Here is a list of my six keys to mental toughness:
- Creating Interest and Keeping It – I use a simple metaphor to build interest. I tell athletes to see sports participation like putting pennies in a piggy bank. Every time they show up to practice, that investment pays off with wins in the future. After students see their time as valuable, it is harder for them for them to quit or to give less than 100%. Your team will feel like they have invested so much, they will go the extra mile when the time comes to dig deep.
- Model/Encourage Consistency – Show your team what it means to have a confident attitude by continuing to do what you say you are going to do. Your athletes will see you as a consistent force in their life. They will want to honor that commitment by upholding their end of the bargain. Your team will have the tools to avoid the pitfalls of modern life, as they model your ‘show up’ consistency. Your team will see you as a beacon to follow, a consistent hero.
- Proper Goal Setting – Develop the Why – Setting goals with your team allows you to define where you want them to go as a unit and as individuals. Without a clear destination, nobody gets where they want to go. Setting goals allows teams to judge progress and arrive at a specific destination. Learning goal setting is one of the strongest benefits of any sports program. Athletes get tools that carry them far beyond sports. What it would be like to congratulate your team for reaching their goal of a championship season?
- Expect and Prepare for and Dealing with Adversity – Learning to handle adversity is one of the key skills a human needs to learn. To become a high-achiever, athletes must learn to use tools for handling adversity. To be honest, achievement equates to adversity. True mental toughness comes from the ability to stay positive and on task at the worst of times. Teaching this to your teams will be a part of your legacy as a coach.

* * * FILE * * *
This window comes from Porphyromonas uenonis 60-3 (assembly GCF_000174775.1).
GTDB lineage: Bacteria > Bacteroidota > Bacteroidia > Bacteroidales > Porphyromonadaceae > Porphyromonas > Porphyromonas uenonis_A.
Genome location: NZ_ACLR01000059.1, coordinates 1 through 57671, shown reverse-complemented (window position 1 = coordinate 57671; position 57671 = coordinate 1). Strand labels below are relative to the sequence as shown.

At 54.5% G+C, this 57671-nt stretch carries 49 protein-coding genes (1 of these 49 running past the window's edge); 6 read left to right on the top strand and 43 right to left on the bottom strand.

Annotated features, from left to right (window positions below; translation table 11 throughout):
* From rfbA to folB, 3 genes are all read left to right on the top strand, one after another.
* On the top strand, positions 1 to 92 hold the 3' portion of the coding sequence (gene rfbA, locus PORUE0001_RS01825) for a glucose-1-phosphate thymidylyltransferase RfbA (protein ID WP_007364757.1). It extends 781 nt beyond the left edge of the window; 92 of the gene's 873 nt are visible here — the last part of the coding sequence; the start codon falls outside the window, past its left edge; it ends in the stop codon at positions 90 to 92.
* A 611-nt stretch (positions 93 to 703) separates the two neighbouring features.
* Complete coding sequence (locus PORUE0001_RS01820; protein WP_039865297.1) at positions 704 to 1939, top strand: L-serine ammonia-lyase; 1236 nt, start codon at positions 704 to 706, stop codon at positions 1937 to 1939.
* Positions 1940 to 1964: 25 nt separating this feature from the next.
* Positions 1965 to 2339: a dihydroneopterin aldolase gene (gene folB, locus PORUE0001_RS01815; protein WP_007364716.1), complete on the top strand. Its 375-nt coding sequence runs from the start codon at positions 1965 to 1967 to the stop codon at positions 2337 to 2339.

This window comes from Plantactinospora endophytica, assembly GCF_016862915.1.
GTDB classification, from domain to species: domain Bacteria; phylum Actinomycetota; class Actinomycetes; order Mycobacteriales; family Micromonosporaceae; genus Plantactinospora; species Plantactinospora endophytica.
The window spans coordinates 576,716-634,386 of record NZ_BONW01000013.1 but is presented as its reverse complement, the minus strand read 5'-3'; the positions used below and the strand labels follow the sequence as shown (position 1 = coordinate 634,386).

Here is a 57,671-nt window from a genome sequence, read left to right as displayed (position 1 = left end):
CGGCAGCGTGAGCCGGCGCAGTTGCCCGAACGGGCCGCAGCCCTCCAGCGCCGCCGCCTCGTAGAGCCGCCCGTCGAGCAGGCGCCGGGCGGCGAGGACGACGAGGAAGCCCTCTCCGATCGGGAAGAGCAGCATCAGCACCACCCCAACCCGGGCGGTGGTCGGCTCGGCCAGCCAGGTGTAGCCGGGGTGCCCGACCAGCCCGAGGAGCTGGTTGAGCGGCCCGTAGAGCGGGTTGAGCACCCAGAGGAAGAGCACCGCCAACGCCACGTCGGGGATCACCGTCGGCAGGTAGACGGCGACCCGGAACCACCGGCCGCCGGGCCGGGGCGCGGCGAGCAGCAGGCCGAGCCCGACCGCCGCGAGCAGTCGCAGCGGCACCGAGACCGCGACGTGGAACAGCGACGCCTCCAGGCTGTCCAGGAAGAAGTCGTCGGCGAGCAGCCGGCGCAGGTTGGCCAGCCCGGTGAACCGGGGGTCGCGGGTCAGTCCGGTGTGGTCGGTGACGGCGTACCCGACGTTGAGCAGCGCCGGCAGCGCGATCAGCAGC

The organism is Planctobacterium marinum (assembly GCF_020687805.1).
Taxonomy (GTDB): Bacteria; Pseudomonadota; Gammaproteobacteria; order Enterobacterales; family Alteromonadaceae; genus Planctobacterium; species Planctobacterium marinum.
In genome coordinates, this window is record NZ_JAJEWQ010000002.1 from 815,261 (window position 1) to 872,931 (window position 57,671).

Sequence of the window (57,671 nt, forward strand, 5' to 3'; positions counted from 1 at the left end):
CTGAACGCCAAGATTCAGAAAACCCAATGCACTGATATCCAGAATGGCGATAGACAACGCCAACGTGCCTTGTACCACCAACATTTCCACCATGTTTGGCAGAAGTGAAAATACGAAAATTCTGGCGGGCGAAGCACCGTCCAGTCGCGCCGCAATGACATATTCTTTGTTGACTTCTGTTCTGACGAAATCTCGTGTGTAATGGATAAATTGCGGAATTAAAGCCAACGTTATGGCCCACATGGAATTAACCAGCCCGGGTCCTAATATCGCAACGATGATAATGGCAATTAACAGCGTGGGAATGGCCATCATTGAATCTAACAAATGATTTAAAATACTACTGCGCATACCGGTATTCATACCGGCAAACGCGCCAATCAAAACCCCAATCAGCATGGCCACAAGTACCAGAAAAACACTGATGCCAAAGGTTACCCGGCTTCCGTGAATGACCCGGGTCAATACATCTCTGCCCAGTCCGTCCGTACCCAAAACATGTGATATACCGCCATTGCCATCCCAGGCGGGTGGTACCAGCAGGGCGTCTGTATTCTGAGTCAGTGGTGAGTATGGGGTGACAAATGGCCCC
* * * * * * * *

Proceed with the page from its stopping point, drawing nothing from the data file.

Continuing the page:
- Process oriented not ends oriented – Accomplishing goals is about achieving tiny things over time. Athletes learn that it’s not all about winning. It’s more important to show up and over time you will win through the application of the process. Focusing on the process rather than focusing on results fosters maturity. Establish a system to deliver small victories on a regular basis. These steps lead to guaranteed achievement.
- Hold Yourself Accountable and Steer From Excuses – Excuses allow athletes to veer from the process of achievement. Teaching accountability empowers students to lean into accomplishing their goals. This installs a tiny version of their coach in the student’s head. The ‘Tiny Coach’ challenges them to fight through adversity and steer clear of excuses. If you can teach a student to choose a positive road when an authority figure gives them a reason to quit, you will have turned a child into an adult.
- Having and keeping the right attitude – The athlete with the best approach to his attitude will win every game, even if he gets outscored. Attitude is the foundation of every aspect of sports from training to game-day. Teaching attitude comes before you teach a kid how to score. If your kid has a bad attitude, you don’t have a player, you have a problem. We do not win by accident. Attitude gives birth to victory. It is in those moments where we have to dig into some untapped well of strength that we cross the line between student and champion.
Give the gift of grit, of learning to never give up. These things can be learned, just like we can learn to catch a ball or run a pass route.
Realize that mental toughness can be coached, learned, and applied!